Climate Dynamics

, Volume 29, Issue 7–8, pp 869–880 | Cite as

Evidences linking ENSO and coral growth in the Southwestern-South Atlantic

  • H. EvangelistaEmail author
  • D. Godiva
  • A. Sifeddine
  • Z. M. A. N. Leão
  • N. R. Rigozo
  • B. Segal
  • T. Ambrizzi
  • M. Kampel
  • R. K. P. Kikuchi
  • F. Le Cornec


Physical and biological changes in the marine environment, induced by oceanic-atmospheric processes, can be imprinted in massive coral skeletons. Herein, we present an evidence of potential El Niño impacts at the Southwestern South Atlantic Ocean (SWSA) inferred from the sclerochronology of the reef coral Favia leptophylla. The application of spectral analysis (wavelet decomposition and the iterative regression) to coral growth length and to meteorological-oceanographic parameters (air temperature, sea surface temperature and precipitation) as well as to Southern Oscillation Index (SOI) and solar irradiation indicated a major significant inverse relationship between SOI and coral growth length at the 4–8 years frequency band. We propose here that coral growth length from the SWSA could be affected by El Niño Southern Oscillation (ENSO) events through an “atmospheric bridge”, in contrast to its direct effect at the Pacific Ocean, related to the increase in sea surface temperature.


Abrolhos coral-reefs ENSO Polar fronts Coral sclerochronology Climate change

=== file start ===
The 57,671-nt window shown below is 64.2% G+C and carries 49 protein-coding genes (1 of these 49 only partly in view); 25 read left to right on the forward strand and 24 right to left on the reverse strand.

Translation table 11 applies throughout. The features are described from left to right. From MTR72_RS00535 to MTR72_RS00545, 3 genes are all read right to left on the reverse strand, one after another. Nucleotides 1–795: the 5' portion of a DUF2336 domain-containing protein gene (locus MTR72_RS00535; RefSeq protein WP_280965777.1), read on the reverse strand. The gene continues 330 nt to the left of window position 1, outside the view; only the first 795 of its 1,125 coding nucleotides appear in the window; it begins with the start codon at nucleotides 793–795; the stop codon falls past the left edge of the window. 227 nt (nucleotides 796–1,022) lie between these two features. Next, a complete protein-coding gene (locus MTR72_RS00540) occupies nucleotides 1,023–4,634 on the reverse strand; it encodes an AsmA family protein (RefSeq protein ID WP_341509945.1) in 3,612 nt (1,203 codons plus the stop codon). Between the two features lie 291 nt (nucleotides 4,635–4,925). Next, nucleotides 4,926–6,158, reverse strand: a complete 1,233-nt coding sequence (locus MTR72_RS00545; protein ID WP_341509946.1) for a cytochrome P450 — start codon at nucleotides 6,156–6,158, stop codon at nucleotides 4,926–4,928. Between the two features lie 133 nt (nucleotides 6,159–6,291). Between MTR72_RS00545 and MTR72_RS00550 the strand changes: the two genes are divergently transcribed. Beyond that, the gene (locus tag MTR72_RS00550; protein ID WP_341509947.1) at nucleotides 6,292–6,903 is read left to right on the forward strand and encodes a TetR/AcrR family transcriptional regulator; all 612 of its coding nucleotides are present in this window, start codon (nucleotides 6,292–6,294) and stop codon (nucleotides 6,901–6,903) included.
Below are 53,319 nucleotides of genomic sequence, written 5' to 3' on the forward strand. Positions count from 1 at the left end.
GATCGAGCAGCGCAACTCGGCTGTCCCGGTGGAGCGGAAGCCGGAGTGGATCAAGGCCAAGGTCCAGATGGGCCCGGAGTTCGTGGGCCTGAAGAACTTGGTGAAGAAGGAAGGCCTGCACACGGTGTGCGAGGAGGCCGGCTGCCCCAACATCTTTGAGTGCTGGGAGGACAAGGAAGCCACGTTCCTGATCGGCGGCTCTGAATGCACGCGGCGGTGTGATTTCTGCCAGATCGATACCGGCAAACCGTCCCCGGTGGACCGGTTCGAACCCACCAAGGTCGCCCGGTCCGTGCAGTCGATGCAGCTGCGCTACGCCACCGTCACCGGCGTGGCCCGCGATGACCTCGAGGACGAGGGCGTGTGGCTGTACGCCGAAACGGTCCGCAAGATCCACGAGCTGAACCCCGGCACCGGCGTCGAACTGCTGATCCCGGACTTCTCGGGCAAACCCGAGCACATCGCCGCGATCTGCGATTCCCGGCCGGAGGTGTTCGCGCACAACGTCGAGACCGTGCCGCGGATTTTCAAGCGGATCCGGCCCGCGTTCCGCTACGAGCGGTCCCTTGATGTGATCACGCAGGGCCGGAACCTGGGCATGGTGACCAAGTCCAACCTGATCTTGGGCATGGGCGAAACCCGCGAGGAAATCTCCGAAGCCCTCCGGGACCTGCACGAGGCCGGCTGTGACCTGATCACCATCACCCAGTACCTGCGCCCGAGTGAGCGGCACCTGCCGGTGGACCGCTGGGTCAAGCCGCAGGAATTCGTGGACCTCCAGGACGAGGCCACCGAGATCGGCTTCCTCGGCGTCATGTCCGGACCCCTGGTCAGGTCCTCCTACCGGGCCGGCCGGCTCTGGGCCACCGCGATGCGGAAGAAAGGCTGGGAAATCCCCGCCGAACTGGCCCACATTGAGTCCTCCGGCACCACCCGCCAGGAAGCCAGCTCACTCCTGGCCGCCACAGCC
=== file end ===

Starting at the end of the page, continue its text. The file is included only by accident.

We wish to thank the LARAMG/UERJ staff, INPE to have supplied satellite images processing, the Paleotropique project/IRD to have gathered researchers in Brazil to improve paleo-climate studies using coral records and AMANCAY French national project for financial support. T. Ambrizzi was supported by CNPq and FAPESP. Z. M. A. N. Leão and R. K. P. Kikuchi benefits from CNPq fellowships. N. R. Rigozo—CNPq (APQ 470764/2006-6 and postdoctoral fellowship, 15012/2005-4).


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Copyright information

© Springer-Verlag 2007

Authors and Affiliations

  • H. Evangelista
    • 1
    Email author
  • D. Godiva
    • 1
    • 3
  • A. Sifeddine
    • 2
    • 3
  • Z. M. A. N. Leão
    • 4
  • N. R. Rigozo
    • 1
    • 5
  • B. Segal
    • 6
  • T. Ambrizzi
    • 7
  • M. Kampel
    • 8
  • R. K. P. Kikuchi
    • 4
  • F. Le Cornec
    • 3
  1. 1.LARAMG, Laboratório de Radioecologia e Mudanças Globais/DBB/UERJ. Pav. HLC, SubsoloMaracanaBrazil
  2. 2.IRD, Institut de Recherche Pour le Développement, UR055 PaléotropiqueBondyFrance
  3. 3.Departamento de Geoquímica AmbientalUniversidade Federal Fluminense, Outeiro São João Batista, s/n, CentroNiteroiBrazil
  4. 4.UFBA/Instituto de Geociências. Rua Barão de Geremoabo, s/n, FederaçãoSalvadorBrazil
  5. 5.FAETEC, Faculdade de Educação e Tecnologia Thereza Porto MarquesJacareíBrazil
  6. 6.UFRJ/Museu Nacional/Setor de Celenterologia/Departamento de Invertebrados, Quinta da Boa Vista s/nSao CristovaoBrazil
  7. 7.USP/Department of Atmospheric SciencesSao PauloBrazil
  8. 8.INPE/Divisão de Sensoriamento RemotoSao PauloBrazil

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